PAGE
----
Tuesday, April 7, 2009
Sima's Undergarments for Women
24. Sima's Undergarments for Women, by Ilana Stanger-Ross
In the basement of her Brooklyn home, Sima Goldner has for three decades run a lingerie shop. She has, in that time, struggled with infertility and the secret of her youth that caused it, a secret that she kept from her husband and which has, as a result, made her marriage as barren as her womb. She is something of an outsider, too, in the neighborhood, being a not-very-observant Jew in the Orthodox community of Boro Park.
Then a young Israeli woman enters her shop. Sima is strangely drawn to her, and, when asked, gives her a job. Sima's attraction to Timna is at first described in terms that can only be called erotic, but it soon becomes clear that, in her loneliness, she is treating the girl like the daughter she never had. She so desperately wants to be important to Timna, to be a part of her life outside the shop, that she actually begins to follow her, and to interfere in her personal life.
Stanger-Ross' narrative alternates between the present and Sima's past, with her history explaining her current life. But she gives us very little of Timna's life, past or present, and this results in an imbalance that damages the story. All the weight is on Sima, and Timna seems a stick figure. We get no real sense of what sort of a person Timna is, other than as someone to whom Sima reacts, and, as a result, we don't understand why Sima reacts to her in the manner that she does.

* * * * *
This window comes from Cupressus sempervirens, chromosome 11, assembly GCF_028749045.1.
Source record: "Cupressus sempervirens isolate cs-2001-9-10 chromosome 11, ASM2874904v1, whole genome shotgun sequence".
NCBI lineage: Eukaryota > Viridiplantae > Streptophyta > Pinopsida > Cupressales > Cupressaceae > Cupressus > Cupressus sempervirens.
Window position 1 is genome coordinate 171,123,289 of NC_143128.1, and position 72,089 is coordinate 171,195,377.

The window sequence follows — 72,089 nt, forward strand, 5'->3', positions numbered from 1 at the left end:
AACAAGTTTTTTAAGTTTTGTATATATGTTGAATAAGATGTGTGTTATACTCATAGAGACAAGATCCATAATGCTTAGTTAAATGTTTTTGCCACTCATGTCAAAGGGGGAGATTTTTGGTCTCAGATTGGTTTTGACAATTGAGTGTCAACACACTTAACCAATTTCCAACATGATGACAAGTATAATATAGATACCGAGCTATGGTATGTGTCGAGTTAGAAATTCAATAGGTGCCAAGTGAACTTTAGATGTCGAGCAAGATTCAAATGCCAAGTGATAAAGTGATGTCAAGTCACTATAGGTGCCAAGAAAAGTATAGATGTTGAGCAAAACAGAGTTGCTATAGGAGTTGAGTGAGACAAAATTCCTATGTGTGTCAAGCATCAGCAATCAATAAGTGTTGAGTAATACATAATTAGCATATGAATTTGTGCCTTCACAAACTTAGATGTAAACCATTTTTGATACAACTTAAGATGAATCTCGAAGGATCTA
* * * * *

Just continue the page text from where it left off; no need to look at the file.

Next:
Stanger-Ross' writing does, however, show promise, particularly in those sections of the book delineating Sima's relationship with her husband, Lev, and the vignettes of her lingerie shop's customers, and I would certainly consider picking up future work of hers.